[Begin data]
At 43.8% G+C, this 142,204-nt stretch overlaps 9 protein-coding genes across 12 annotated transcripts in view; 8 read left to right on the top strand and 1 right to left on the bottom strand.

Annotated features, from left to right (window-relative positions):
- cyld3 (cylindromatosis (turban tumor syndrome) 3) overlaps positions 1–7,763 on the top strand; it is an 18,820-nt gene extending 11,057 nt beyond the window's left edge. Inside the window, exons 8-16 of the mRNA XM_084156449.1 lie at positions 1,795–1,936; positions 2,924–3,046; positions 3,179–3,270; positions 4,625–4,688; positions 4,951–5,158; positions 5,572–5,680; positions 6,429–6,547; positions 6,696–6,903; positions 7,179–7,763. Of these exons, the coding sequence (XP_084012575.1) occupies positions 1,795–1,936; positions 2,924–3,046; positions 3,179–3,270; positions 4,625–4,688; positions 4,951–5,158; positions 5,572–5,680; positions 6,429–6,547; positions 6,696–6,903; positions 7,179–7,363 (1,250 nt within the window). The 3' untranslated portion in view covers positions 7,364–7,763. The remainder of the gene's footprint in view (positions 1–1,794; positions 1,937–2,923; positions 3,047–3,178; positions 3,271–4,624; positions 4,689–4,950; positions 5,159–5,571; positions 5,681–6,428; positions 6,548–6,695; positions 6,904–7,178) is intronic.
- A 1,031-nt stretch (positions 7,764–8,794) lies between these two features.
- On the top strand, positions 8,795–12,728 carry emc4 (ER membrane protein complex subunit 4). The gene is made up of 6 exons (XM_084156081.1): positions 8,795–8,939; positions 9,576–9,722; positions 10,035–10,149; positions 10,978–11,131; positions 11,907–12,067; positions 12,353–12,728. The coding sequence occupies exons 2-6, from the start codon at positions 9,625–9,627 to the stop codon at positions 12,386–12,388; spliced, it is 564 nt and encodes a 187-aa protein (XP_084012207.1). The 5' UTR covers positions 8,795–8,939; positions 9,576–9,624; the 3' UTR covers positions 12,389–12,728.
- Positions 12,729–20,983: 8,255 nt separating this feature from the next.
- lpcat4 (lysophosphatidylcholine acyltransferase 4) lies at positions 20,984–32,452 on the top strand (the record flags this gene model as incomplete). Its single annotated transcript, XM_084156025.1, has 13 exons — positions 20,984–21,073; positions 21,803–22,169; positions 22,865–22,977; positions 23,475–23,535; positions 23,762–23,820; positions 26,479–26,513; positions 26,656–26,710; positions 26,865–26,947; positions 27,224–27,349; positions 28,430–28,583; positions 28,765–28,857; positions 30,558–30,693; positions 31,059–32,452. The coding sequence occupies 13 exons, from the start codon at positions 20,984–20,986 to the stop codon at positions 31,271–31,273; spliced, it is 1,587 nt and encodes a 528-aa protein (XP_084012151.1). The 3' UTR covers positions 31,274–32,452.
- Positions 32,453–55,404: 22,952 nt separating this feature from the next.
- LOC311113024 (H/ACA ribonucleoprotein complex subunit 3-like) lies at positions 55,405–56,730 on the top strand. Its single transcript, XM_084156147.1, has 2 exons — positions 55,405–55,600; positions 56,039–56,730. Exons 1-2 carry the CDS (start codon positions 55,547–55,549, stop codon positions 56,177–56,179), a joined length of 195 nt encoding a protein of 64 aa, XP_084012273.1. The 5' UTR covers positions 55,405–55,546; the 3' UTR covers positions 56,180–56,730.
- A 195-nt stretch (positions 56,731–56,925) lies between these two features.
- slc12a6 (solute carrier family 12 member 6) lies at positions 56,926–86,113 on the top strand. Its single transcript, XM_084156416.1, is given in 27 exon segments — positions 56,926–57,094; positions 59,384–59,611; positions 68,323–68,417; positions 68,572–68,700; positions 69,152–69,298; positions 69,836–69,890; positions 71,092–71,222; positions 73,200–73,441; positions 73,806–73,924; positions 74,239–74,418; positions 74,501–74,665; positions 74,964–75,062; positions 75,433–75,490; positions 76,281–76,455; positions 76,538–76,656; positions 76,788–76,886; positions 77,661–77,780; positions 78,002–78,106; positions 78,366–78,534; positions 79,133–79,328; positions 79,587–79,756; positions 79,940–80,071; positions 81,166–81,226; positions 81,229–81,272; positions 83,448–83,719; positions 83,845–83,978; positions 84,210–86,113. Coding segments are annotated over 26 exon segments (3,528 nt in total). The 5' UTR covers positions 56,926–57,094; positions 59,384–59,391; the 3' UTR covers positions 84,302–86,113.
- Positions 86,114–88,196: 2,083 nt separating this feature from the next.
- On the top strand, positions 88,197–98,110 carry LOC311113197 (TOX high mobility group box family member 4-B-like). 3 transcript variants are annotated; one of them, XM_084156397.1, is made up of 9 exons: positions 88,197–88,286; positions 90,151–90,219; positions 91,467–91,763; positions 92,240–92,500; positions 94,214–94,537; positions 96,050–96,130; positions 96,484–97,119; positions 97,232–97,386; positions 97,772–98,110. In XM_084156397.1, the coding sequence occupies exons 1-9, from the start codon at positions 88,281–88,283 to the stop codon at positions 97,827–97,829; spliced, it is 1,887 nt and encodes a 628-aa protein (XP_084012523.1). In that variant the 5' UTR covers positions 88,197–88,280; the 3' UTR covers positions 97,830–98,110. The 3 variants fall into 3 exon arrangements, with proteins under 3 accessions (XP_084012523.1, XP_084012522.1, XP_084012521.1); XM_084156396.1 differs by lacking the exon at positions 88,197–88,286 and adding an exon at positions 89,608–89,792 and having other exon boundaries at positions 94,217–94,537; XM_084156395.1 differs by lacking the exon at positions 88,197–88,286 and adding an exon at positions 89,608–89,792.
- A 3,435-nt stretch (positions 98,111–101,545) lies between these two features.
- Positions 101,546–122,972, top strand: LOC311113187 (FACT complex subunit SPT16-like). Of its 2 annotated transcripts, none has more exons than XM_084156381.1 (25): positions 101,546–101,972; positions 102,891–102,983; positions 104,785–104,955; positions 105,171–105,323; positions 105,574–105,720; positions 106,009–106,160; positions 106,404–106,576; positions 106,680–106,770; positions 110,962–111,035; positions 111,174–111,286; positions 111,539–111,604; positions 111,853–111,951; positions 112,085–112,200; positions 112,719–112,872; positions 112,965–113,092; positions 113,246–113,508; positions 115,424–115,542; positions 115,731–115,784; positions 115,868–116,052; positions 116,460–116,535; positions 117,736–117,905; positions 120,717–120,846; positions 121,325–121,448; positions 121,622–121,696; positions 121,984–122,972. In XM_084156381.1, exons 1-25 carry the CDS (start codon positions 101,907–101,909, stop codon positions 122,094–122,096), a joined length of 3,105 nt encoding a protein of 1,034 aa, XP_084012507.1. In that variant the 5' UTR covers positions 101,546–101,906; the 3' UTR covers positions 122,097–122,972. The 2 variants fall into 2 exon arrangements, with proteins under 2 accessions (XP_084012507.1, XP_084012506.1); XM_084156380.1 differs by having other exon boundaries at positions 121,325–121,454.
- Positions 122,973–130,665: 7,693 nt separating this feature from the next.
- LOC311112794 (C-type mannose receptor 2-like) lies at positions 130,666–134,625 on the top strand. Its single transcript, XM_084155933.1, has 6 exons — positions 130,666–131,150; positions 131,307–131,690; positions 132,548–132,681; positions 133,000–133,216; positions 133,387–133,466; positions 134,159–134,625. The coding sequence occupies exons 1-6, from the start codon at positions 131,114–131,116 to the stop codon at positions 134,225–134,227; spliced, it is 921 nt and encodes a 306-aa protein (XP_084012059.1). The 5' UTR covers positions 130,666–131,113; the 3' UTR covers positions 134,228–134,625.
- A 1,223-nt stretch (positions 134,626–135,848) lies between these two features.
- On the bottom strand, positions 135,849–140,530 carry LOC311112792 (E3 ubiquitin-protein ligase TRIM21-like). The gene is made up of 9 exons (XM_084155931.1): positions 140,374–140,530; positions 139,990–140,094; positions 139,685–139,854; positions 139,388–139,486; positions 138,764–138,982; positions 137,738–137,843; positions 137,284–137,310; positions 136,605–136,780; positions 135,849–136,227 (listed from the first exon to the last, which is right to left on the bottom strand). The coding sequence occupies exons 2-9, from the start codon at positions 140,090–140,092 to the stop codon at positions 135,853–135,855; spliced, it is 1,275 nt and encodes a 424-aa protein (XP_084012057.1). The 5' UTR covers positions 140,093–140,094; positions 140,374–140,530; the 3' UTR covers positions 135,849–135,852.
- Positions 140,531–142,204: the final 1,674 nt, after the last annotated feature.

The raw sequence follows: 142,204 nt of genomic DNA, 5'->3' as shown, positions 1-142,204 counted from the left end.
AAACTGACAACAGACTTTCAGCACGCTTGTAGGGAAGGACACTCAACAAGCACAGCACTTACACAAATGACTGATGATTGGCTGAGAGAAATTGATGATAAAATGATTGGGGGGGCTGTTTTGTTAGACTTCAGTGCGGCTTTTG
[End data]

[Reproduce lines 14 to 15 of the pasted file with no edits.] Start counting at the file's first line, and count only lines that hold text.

- A 3,435-nt stretch (positions 98,111–101,545) lies between these two features.
- Positions 101,546–122,972, top strand: LOC311113187 (FACT complex subunit SPT16-like). Of its 2 annotated transcripts, none has more exons than XM_084156381.1 (25): positions 101,546–101,972; positions 102,891–102,983; positions 104,785–104,955; positions 105,171–105,323; positions 105,574–105,720; positions 106,009–106,160; positions 106,404–106,576; positions 106,680–106,770; positions 110,962–111,035; positions 111,174–111,286; positions 111,539–111,604; positions 111,853–111,951; positions 112,085–112,200; positions 112,719–112,872; positions 112,965–113,092; positions 113,246–113,508; positions 115,424–115,542; positions 115,731–115,784; positions 115,868–116,052; positions 116,460–116,535; positions 117,736–117,905; positions 120,717–120,846; positions 121,325–121,448; positions 121,622–121,696; positions 121,984–122,972. In XM_084156381.1, exons 1-25 carry the CDS (start codon positions 101,907–101,909, stop codon positions 122,094–122,096), a joined length of 3,105 nt encoding a protein of 1,034 aa, XP_084012507.1. In that variant the 5' UTR covers positions 101,546–101,906; the 3' UTR covers positions 122,097–122,972. The 2 variants fall into 2 exon arrangements, with proteins under 2 accessions (XP_084012507.1, XP_084012506.1); XM_084156380.1 differs by having other exon boundaries at positions 121,325–121,454.